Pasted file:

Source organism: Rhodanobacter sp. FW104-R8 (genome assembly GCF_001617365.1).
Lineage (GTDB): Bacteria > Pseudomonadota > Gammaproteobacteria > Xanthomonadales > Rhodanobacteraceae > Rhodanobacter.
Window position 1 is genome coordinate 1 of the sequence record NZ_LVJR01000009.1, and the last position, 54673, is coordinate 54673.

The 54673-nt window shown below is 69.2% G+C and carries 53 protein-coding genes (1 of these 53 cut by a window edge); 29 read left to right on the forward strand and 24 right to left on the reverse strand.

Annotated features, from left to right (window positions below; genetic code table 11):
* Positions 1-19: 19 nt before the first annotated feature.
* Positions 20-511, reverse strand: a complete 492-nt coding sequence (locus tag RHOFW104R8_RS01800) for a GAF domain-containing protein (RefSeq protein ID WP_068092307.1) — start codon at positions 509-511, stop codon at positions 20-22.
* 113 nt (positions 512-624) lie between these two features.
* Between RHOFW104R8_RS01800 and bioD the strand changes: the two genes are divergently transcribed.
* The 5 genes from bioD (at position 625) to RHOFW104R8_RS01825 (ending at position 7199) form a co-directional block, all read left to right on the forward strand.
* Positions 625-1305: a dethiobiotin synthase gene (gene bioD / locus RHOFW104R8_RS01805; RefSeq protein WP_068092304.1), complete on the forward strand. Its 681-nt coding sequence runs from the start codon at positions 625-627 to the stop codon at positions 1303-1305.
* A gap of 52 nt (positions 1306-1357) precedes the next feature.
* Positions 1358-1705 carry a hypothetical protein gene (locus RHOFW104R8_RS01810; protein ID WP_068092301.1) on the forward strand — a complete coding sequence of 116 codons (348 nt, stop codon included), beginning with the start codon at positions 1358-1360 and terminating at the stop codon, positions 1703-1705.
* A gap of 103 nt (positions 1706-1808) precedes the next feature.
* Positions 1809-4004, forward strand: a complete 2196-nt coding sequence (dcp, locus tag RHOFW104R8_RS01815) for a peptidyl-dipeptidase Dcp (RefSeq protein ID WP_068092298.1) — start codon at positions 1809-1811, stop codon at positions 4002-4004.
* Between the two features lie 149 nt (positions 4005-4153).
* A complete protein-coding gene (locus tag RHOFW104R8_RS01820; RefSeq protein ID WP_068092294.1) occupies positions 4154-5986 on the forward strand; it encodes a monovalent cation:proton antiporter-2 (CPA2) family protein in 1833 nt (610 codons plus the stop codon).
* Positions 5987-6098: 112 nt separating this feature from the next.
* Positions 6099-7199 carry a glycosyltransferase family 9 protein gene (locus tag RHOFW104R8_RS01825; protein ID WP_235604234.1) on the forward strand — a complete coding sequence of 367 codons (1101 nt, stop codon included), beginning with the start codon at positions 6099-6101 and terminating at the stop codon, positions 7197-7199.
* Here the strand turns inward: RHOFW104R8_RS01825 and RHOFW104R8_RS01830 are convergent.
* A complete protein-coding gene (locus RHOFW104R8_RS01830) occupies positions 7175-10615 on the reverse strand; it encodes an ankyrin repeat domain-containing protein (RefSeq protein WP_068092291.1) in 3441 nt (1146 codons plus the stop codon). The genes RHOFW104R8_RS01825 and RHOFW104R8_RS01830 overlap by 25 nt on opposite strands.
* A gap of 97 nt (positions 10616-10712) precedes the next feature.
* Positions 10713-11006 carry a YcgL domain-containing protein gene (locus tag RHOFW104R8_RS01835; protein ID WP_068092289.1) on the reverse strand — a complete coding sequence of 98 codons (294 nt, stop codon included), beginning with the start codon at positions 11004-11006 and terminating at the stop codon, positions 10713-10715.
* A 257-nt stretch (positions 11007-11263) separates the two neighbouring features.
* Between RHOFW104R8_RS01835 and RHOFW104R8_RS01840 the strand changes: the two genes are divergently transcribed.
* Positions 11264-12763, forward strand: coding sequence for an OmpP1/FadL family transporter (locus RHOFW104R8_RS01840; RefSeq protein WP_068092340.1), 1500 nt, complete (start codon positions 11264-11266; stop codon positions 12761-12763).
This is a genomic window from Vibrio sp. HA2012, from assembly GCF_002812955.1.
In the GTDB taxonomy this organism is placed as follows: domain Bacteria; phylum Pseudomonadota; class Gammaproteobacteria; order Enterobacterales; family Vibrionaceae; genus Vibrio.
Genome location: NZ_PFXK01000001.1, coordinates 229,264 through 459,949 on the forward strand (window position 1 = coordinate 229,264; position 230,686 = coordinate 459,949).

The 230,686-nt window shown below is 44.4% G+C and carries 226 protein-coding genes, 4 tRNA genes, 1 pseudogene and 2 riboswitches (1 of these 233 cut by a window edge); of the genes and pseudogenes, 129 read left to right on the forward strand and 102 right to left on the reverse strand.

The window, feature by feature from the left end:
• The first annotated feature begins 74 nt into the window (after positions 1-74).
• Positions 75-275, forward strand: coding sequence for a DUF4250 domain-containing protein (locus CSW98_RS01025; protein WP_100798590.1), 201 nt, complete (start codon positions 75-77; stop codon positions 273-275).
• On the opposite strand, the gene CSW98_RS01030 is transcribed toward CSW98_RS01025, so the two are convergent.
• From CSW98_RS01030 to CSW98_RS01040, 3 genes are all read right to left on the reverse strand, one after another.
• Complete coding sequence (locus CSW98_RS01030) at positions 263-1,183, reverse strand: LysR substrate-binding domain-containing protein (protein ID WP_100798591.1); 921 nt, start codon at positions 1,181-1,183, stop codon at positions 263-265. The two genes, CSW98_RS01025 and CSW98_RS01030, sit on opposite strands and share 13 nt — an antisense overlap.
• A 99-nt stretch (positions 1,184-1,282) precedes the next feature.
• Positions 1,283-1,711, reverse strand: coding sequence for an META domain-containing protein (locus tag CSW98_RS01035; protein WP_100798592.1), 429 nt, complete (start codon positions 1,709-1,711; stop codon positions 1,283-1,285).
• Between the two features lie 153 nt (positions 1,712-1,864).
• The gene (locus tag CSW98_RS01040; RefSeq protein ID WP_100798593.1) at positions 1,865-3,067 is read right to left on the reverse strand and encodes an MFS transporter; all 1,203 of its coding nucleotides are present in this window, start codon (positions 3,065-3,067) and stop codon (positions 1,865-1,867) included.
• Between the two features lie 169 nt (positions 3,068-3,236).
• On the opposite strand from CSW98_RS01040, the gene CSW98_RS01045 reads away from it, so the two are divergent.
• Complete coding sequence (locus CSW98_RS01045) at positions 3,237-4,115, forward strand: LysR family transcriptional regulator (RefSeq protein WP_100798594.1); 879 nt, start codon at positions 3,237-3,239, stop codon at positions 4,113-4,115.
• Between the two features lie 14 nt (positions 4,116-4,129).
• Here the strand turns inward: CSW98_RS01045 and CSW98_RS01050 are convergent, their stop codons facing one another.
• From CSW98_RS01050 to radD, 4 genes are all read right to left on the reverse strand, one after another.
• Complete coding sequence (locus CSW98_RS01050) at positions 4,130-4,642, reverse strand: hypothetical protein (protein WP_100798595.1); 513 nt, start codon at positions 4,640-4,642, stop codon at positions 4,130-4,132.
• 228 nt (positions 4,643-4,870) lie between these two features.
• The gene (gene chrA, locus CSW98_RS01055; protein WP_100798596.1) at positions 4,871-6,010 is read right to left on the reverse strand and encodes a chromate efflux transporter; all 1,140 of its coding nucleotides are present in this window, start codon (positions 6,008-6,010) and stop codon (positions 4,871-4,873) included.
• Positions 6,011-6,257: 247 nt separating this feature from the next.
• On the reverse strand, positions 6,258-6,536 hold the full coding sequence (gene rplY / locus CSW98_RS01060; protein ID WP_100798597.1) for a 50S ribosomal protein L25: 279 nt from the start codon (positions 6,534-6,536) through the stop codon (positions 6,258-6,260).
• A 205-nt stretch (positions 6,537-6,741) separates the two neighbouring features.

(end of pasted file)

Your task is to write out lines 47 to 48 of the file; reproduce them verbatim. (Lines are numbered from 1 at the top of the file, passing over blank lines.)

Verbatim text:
• Complete coding sequence (locus CSW98_RS01050) at positions 4,130-4,642, reverse strand: hypothetical protein (protein WP_100798595.1); 513 nt, start codon at positions 4,640-4,642, stop codon at positions 4,130-4,132.
• 228 nt (positions 4,643-4,870) lie between these two features.